But the president has pushed policies that critics say contradict his claims of supporting worker right, including rebukes for efforts to cut the power of unions. Past reports from journalists and left-leaning think tanks have also challenged Trump’s self-depiction as a champion of the laboring class. The Center for American Progress wrote in August that Trump had enabled wage theft, empowered employer discrimination and threatened worker safety, and in 2018, detailed how his policies were “hurting American workers.”

EPI’s report further challenges Trump’s claims as a workers’ advocate by closely examining the functioning of the NLRB, which is comprised of three Trump appointees, one Democrat holdover and a Trump-appointed General Counsel. The report says that, during Trump’s time in office, the board has worked to undermine the intended duties of the agency.

Read the complete article here.

Ohio Was Set to Purge 235,000 Voters. It Was Wrong About 20%

From today’s New York Times:

The clock was ticking for Jen Miller. The state of Ohio had released names of 235,000 voters it planned to purge from voter rolls in September. Ms. Miller, director of the League of Women Voters of Ohio, believed thousands of voters were about to be wrongly removed.

Over the summer, the Ohio secretary of state had sent her organization and others like it amassive spreadsheet with the 235,000 names and addresses that would be purged from the state’s voter rolls in just a month — a list of people that, state officials said, some part of the bureaucracy flagged as deceased, living somewhere else or as a duplicate. The League of Women Voters had been asked to see if any of those purged qualified to register again.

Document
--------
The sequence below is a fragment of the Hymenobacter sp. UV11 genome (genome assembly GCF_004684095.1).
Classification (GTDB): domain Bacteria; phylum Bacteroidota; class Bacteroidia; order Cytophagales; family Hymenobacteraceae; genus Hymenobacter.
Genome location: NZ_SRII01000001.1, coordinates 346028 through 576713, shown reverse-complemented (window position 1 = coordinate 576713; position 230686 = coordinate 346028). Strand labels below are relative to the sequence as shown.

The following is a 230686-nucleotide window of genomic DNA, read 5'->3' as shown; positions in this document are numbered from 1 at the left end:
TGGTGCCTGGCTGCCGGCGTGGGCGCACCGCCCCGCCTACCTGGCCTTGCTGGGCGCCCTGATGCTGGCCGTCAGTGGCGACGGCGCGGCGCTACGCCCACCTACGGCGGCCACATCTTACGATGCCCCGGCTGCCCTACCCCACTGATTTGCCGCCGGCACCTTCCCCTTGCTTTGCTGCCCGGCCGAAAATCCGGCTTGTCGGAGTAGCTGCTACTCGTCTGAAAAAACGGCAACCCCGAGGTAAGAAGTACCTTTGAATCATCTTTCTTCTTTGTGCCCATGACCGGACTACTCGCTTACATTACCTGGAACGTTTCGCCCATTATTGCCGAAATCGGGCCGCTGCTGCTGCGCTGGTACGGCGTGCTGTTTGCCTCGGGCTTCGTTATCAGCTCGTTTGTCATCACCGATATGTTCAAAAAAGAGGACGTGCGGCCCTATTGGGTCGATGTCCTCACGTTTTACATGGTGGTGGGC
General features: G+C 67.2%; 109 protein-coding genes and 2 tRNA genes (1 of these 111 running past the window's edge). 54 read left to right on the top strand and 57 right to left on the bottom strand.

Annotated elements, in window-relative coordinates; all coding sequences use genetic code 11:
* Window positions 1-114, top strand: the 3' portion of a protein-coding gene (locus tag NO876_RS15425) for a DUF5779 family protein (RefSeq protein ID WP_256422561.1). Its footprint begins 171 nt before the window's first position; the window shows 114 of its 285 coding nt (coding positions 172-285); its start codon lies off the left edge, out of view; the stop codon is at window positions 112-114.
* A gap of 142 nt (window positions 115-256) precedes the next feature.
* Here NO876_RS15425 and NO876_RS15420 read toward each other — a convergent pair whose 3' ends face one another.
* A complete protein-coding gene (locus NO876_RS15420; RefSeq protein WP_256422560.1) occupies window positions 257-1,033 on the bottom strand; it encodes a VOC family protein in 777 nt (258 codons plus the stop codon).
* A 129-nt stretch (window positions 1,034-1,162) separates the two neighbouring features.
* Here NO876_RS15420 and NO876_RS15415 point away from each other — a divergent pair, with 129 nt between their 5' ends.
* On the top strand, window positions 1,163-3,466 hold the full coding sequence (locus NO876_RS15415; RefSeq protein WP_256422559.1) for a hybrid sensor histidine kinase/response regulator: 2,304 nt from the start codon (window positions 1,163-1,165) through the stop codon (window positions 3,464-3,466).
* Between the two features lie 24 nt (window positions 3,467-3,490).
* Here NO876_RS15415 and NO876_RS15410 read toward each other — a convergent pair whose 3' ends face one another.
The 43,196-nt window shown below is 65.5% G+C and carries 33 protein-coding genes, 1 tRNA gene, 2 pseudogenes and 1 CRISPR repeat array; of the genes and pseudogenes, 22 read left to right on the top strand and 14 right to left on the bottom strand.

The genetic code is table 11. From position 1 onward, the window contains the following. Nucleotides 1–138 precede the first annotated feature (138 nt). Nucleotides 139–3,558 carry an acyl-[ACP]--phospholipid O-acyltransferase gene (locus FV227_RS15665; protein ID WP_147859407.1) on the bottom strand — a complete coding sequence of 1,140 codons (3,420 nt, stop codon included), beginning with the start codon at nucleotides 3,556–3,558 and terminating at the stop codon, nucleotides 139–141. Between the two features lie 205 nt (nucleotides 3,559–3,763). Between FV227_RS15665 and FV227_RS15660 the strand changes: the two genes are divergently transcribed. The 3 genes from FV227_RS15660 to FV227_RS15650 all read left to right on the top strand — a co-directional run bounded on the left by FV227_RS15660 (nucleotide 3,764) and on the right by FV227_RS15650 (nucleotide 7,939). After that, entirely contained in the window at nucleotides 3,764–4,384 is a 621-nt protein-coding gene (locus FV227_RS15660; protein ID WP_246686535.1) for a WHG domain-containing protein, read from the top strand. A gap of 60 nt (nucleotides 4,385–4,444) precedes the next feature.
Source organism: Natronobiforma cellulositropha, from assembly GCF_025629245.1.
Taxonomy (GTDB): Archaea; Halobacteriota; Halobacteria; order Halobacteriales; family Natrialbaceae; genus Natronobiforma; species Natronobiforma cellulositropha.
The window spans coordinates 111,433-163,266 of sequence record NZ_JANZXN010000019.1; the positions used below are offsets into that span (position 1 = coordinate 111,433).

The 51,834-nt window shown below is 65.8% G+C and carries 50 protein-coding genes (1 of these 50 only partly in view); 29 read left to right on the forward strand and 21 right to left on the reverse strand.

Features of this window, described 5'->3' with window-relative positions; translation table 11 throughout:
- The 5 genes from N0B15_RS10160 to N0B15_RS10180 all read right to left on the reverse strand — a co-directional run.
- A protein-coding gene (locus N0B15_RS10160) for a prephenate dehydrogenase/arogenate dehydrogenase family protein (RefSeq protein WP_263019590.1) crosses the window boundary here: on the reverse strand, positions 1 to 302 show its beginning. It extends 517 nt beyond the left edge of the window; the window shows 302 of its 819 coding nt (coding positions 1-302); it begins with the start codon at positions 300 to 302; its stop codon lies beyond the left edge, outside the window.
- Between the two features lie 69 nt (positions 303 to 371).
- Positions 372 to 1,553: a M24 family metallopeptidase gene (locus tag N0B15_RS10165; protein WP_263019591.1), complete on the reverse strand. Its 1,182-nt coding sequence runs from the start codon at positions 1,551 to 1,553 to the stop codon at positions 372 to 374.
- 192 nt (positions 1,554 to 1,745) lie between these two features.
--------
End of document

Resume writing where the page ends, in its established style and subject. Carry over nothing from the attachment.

Ms. Miller, who spends her work day helping register people to vote, scrolled through the names and then asked herself a question: What was her own voter status in the state? She went online and discovered that her name had also been flagged as an inactive voter. The state was in the process of removing her from its voter rolls.

“I voted three times last year,” said Ms. Miller. “I don’t think we have any idea how many other individuals this has happened to.”

Ohio, where the Democratic presidential candidates are set to debate Tuesday, is both a battleground state and the site of some of the country’s strictest voting laws, from voter ID requirements to a “use-it-or-lose-it” provision that lets officials drop voters seen as inactive.